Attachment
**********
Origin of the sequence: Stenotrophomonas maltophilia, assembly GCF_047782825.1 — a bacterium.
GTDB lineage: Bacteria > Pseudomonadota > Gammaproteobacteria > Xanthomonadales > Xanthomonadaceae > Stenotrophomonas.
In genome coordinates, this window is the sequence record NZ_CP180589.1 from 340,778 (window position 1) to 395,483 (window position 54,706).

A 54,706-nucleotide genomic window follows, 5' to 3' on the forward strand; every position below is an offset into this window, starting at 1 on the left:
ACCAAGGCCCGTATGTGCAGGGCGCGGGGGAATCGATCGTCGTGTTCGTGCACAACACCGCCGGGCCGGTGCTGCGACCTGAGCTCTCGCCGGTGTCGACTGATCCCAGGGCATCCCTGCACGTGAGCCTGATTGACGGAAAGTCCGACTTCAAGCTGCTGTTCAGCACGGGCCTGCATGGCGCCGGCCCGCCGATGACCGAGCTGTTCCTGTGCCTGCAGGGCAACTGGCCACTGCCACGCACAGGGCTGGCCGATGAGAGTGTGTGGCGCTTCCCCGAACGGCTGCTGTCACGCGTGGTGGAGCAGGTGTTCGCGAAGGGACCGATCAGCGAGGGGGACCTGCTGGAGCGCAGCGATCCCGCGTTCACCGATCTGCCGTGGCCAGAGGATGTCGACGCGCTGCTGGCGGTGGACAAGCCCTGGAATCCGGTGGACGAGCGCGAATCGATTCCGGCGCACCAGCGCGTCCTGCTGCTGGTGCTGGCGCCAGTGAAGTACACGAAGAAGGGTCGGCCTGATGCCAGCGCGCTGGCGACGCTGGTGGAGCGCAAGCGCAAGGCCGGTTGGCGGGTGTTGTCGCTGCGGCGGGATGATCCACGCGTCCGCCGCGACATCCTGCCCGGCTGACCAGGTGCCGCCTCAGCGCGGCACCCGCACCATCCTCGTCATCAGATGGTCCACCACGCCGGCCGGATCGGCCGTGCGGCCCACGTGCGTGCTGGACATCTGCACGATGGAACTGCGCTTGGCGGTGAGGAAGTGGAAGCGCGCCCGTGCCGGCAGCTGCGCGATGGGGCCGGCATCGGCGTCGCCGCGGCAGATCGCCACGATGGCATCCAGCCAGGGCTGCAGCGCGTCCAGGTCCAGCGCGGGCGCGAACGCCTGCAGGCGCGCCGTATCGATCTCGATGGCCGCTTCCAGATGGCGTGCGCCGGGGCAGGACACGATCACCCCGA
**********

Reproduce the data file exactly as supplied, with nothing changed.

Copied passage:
Origin of the sequence: Stenotrophomonas maltophilia, assembly GCF_047782825.1 — a bacterium.
GTDB lineage: Bacteria > Pseudomonadota > Gammaproteobacteria > Xanthomonadales > Xanthomonadaceae > Stenotrophomonas.
In genome coordinates, this window is the sequence record NZ_CP180589.1 from 340,778 (window position 1) to 395,483 (window position 54,706).

A 54,706-nucleotide genomic window follows, 5' to 3' on the forward strand; every position below is an offset into this window, starting at 1 on the left:
ACCAAGGCCCGTATGTGCAGGGCGCGGGGGAATCGATCGTCGTGTTCGTGCACAACACCGCCGGGCCGGTGCTGCGACCTGAGCTCTCGCCGGTGTCGACTGATCCCAGGGCATCCCTGCACGTGAGCCTGATTGACGGAAAGTCCGACTTCAAGCTGCTGTTCAGCACGGGCCTGCATGGCGCCGGCCCGCCGATGACCGAGCTGTTCCTGTGCCTGCAGGGCAACTGGCCACTGCCACGCACAGGGCTGGCCGATGAGAGTGTGTGGCGCTTCCCCGAACGGCTGCTGTCACGCGTGGTGGAGCAGGTGTTCGCGAAGGGACCGATCAGCGAGGGGGACCTGCTGGAGCGCAGCGATCCCGCGTTCACCGATCTGCCGTGGCCAGAGGATGTCGACGCGCTGCTGGCGGTGGACAAGCCCTGGAATCCGGTGGACGAGCGCGAATCGATTCCGGCGCACCAGCGCGTCCTGCTGCTGGTGCTGGCGCCAGTGAAGTACACGAAGAAGGGTCGGCCTGATGCCAGCGCGCTGGCGACGCTGGTGGAGCGCAAGCGCAAGGCCGGTTGGCGGGTGTTGTCGCTGCGGCGGGATGATCCACGCGTCCGCCGCGACATCCTGCCCGGCTGACCAGGTGCCGCCTCAGCGCGGCACCCGCACCATCCTCGTCATCAGATGGTCCACCACGCCGGCCGGATCGGCCGTGCGGCCCACGTGCGTGCTGGACATCTGCACGATGGAACTGCGCTTGGCGGTGAGGAAGTGGAAGCGCGCCCGTGCCGGCAGCTGCGCGATGGGGCCGGCATCGGCGTCGCCGCGGCAGATCGCCACGATGGCATCCAGCCAGGGCTGCAGCGCGTCCAGGTCCAGCGCGGGCGCGAACGCCTGCAGGCGCGCCGTATCGATCTCGATGGCCGCTTCCAGATGGCGTGCGCCGGGGCAGGACACGATCACCCCGA